There are several lists of the 1000 novels you should read before you die. My favorite is the one by Peter Boxall, although he tends to favor the most recent stuff, twenty-first century ultra modern, some of which I find almost indecipherable. Perhaps I’m a Neanderthal.
Nevertheless, I try to read one a month. At this rate, I’ll probably live to a hundred. My most recent effort was August is a Wicked Monthby Edna O’Brien, first published in 1965. It’s a slim volume, an easy Saturday read and was considered racy for its time.
Bored London house wife Ellen, 28 years old, has divorced her husband and lives in London with her eight-year-old son. Apparently, they had a less than exciting romantic life. When her ex-husband picks up the boy for a two-week camping trip, Ellen invites a causal acquaintance over for a long day of languid sex. He’s married and is living with still another woman. But what the heck!
After this venture fails to rev her motor, Ellen decides on a whim to fly to Nice, France. There she hopes for some true sexual excitement, but winds up having encounters with two of the hotel employees, who are pushy, clumsy, and ultimately disgusting.
Later she meets a group of wealthy party-goers who explore the Riviera, beaches, restaurants and a fabulous French mansion. Unfortunately for Ellen she finds herself attracted to the one guy who is not available and winds up sleeping with the oldest man in the group for a totally awful experience. The good-looking Romeo finally towards the end of her trip, pays some attention to her at the beach and much to her excitement beds her.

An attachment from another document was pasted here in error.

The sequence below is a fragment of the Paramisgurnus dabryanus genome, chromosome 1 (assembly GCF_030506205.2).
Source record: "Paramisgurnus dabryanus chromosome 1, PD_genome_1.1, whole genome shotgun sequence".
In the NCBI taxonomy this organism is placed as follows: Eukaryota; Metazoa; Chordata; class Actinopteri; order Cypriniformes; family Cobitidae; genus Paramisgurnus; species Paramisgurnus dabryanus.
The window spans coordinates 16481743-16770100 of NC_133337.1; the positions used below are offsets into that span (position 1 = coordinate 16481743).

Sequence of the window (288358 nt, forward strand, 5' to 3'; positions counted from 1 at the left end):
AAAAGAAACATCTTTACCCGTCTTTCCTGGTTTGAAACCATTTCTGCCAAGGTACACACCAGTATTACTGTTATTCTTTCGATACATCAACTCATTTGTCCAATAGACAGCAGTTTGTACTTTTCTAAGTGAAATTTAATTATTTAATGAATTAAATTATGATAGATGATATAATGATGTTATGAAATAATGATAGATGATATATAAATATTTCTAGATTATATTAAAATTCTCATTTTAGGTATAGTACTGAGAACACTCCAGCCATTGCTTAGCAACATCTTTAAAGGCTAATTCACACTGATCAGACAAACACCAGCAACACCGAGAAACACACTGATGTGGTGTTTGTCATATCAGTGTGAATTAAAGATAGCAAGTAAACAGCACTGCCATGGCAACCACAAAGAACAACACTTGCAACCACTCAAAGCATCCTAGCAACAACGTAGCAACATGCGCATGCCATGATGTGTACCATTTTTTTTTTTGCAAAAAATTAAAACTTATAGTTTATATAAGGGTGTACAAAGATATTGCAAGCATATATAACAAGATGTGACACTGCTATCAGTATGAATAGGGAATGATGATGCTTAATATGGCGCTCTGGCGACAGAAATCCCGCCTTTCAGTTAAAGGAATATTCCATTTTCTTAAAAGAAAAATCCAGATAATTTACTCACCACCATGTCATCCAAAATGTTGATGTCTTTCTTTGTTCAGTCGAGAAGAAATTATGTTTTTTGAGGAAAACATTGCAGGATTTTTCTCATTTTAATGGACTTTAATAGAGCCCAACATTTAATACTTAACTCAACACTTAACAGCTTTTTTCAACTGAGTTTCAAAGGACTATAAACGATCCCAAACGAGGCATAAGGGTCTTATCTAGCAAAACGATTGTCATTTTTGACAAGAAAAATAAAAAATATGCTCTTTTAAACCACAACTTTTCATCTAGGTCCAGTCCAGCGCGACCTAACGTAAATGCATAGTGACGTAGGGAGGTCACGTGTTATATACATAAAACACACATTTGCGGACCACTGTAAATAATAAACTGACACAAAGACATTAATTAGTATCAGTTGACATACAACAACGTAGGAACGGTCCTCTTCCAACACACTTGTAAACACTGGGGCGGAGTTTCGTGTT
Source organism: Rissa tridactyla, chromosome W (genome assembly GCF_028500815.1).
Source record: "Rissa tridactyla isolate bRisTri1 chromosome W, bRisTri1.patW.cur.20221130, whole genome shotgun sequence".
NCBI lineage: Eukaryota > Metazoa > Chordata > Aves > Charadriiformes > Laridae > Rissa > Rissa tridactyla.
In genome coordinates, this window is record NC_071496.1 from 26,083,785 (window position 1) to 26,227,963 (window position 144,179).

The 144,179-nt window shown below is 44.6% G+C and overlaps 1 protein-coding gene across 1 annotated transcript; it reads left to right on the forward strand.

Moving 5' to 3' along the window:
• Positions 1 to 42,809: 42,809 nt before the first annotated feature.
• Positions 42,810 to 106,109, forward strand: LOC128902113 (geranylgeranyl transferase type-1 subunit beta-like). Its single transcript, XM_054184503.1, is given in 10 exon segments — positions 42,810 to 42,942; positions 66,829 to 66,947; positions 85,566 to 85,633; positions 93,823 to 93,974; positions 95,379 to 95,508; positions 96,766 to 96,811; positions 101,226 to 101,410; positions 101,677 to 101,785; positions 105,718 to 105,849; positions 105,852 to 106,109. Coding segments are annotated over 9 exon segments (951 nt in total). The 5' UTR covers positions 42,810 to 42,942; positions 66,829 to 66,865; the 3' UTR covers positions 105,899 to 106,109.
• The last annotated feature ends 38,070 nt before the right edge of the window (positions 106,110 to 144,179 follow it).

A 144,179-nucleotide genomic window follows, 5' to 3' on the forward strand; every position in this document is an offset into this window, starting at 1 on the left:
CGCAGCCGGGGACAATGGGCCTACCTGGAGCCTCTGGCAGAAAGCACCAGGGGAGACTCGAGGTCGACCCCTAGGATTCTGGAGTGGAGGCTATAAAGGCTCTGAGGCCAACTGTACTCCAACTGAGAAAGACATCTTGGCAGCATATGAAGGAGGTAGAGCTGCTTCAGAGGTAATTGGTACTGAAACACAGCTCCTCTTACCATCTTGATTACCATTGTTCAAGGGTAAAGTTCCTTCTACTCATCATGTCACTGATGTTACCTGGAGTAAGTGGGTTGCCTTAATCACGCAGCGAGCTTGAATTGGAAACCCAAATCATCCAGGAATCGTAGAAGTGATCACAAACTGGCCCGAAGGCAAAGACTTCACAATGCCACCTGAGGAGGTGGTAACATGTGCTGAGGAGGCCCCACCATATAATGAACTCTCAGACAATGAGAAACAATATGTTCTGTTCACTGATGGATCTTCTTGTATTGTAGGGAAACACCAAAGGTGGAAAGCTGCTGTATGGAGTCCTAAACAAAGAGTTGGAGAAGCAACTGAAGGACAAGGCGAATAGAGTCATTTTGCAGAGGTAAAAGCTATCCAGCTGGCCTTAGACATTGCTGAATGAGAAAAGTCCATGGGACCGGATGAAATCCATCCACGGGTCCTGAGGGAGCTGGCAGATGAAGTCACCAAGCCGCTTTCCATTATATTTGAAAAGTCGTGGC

Thinking she should head home she calls and learns that her son has been killed in a traffic accident and has already been buried, since her ex-husband did not where she was. Broke and shocked, Ellen makes her way back home only to discover that the actor she wanted so badly may have given her an STD. Although it turns out better than she first feared her life has fallen apart. The book ends on this downer.
O’Brien really does a fine job of getting into the mind of her character, including the repulsive aspects of her wandering. The reader will want to get into the book, grab Ellen by the shoulders, and shake some sense into her while she’s in France and then will want to comfort her once she is home. The story is a tragedy in the true sense of the word, but if you’re in the mood to catch up on literature you’ve missed, you can do a lot worse than August is a Wicked Month.
Steve E Clark is a New York Times Best Selling Author of Justice Is for the Lonely and Justice Is for the Deserving. Kristen Kerry Novels Of Suspense. You can purchase his books via his site at www.SteveClarkAuthor.com/BuyBook or request it at your local book store. Want to know more about Steve Clark or read more reviews? Check him out www.SteveClarkAuthor.com
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